These “wishing-stones” sent by women from different cultures and different countries will be displayed in their integrity and in solidarity with the hidden wishes they carry.

The performance is connected to a ritual in which I had the chance to participate as a child, but remember only in part. Kurdish women go on journeys and try to make their wishes come true by repeatedly dropping a small stone on the steep surface of a large stone, hoping, against all odds, that their stone will stick to the large surface of the other. Often referred to as “visits”, these pilgrimage sites are mostly found in nature, such as the source of a river, a rock, a tree, a hill, or a pile of stones on a plain.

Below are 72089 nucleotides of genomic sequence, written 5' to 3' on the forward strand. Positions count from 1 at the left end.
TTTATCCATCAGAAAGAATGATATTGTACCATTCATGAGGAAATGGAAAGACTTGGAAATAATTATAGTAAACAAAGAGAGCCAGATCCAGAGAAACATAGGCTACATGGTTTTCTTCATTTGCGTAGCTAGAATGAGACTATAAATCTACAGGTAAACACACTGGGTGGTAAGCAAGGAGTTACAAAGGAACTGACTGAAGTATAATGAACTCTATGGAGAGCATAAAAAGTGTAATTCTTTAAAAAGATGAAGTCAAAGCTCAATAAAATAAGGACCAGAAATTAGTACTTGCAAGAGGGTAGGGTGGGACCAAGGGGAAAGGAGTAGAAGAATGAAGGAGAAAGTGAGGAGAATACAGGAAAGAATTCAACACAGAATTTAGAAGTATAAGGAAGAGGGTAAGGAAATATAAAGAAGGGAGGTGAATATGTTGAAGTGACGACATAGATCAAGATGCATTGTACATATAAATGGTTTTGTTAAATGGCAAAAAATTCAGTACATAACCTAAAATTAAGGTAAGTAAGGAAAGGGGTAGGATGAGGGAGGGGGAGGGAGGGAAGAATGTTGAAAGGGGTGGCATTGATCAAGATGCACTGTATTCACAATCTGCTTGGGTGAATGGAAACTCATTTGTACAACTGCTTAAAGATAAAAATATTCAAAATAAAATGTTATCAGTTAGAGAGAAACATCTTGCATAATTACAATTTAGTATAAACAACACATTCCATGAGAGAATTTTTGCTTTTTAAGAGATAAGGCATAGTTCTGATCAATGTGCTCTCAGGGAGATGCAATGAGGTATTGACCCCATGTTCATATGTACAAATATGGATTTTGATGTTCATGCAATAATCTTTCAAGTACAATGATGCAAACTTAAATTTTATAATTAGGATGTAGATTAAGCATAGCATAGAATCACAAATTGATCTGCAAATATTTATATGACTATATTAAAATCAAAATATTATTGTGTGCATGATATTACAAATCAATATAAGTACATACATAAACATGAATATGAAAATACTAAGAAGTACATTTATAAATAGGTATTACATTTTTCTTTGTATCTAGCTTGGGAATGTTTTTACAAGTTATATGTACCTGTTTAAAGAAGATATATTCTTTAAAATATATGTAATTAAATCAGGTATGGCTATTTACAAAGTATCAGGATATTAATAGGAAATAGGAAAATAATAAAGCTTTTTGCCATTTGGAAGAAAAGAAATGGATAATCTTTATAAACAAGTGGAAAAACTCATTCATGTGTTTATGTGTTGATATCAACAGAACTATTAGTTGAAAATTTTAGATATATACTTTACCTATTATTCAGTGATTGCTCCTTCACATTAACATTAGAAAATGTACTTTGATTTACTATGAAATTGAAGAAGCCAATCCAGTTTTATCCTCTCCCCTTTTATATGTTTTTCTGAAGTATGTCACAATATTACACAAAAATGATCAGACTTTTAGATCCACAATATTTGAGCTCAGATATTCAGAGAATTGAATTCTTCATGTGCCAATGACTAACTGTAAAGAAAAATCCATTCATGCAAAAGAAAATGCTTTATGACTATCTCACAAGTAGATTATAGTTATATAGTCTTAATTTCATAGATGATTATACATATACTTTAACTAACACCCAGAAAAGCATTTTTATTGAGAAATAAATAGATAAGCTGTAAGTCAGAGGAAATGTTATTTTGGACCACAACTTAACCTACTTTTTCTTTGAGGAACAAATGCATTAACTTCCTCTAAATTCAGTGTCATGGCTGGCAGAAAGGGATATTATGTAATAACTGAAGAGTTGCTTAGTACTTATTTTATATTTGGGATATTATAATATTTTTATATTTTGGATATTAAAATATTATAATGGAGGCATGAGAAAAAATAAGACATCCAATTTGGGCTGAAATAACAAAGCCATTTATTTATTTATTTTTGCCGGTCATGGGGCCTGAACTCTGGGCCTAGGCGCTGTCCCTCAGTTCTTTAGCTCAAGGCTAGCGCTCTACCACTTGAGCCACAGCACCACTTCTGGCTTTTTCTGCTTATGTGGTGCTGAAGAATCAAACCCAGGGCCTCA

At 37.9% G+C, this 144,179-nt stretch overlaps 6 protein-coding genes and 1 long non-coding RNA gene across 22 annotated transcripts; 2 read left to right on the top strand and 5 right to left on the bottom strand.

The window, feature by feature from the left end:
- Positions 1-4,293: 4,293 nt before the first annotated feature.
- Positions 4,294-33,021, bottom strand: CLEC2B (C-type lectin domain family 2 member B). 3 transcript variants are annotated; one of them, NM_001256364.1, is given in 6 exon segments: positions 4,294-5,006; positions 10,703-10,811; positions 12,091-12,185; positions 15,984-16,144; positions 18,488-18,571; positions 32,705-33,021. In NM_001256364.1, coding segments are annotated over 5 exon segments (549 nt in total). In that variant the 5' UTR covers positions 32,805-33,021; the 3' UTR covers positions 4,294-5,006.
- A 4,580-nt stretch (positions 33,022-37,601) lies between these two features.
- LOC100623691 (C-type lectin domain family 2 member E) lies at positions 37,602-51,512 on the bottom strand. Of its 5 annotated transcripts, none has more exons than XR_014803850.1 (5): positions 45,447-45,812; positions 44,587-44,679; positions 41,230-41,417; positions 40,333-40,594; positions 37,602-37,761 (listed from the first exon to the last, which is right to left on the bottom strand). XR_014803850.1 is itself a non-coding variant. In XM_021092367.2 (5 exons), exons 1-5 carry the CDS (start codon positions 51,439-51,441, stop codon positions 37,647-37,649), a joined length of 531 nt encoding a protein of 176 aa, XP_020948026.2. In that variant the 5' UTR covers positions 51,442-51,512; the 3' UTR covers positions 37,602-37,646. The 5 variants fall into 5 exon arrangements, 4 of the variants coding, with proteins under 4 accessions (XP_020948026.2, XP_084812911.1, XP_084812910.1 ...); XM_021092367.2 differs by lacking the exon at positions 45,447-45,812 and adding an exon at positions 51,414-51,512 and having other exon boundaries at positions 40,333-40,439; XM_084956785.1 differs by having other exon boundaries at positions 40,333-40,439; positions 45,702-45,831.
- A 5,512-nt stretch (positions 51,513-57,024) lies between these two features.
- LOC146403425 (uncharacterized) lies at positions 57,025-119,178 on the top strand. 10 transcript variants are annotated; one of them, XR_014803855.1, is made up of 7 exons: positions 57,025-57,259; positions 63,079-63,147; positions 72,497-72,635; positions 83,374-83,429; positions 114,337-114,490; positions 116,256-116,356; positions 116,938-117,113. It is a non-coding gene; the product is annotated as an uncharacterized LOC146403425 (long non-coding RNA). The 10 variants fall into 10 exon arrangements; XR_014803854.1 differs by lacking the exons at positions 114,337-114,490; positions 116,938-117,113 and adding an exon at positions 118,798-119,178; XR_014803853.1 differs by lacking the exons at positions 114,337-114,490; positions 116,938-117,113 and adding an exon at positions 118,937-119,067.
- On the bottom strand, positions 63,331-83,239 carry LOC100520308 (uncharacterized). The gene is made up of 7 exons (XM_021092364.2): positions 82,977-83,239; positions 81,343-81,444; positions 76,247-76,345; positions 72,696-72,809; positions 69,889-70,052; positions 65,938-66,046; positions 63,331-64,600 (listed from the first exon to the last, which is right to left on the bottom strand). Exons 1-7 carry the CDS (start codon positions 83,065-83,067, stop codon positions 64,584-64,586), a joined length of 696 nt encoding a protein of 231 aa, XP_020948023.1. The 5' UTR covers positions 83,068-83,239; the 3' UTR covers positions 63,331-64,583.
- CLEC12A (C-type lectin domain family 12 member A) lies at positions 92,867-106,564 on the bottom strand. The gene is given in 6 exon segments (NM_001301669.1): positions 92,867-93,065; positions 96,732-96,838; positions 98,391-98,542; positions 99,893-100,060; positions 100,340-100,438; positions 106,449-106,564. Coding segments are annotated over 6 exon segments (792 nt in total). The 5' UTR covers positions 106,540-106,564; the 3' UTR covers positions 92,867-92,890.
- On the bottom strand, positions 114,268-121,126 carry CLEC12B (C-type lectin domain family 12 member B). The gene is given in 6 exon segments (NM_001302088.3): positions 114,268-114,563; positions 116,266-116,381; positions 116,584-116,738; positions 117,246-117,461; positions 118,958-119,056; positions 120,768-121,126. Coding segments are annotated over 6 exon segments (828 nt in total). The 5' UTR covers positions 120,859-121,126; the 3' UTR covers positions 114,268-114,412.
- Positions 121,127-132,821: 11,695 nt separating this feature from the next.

My child’s mind was puzzled at that time by the wishes, and by the fact that the women had difficulty expressing them and would rather confide them to a stone than share them with their families. However, this ritual was also an indication that women could not reveal their wishes, as the society in which they lived was unwilling, or unable, to meet their aspirations.

The memory of this ritual which I had witnessed as a little girl and which I would sometimes say had been just a dream, created the need to revive it as a tribute to women’s desires and expectations which, although expressed more openly today, remain unfulfilled.

Where there’s a WISH there’s hope!

Mehtap Baydu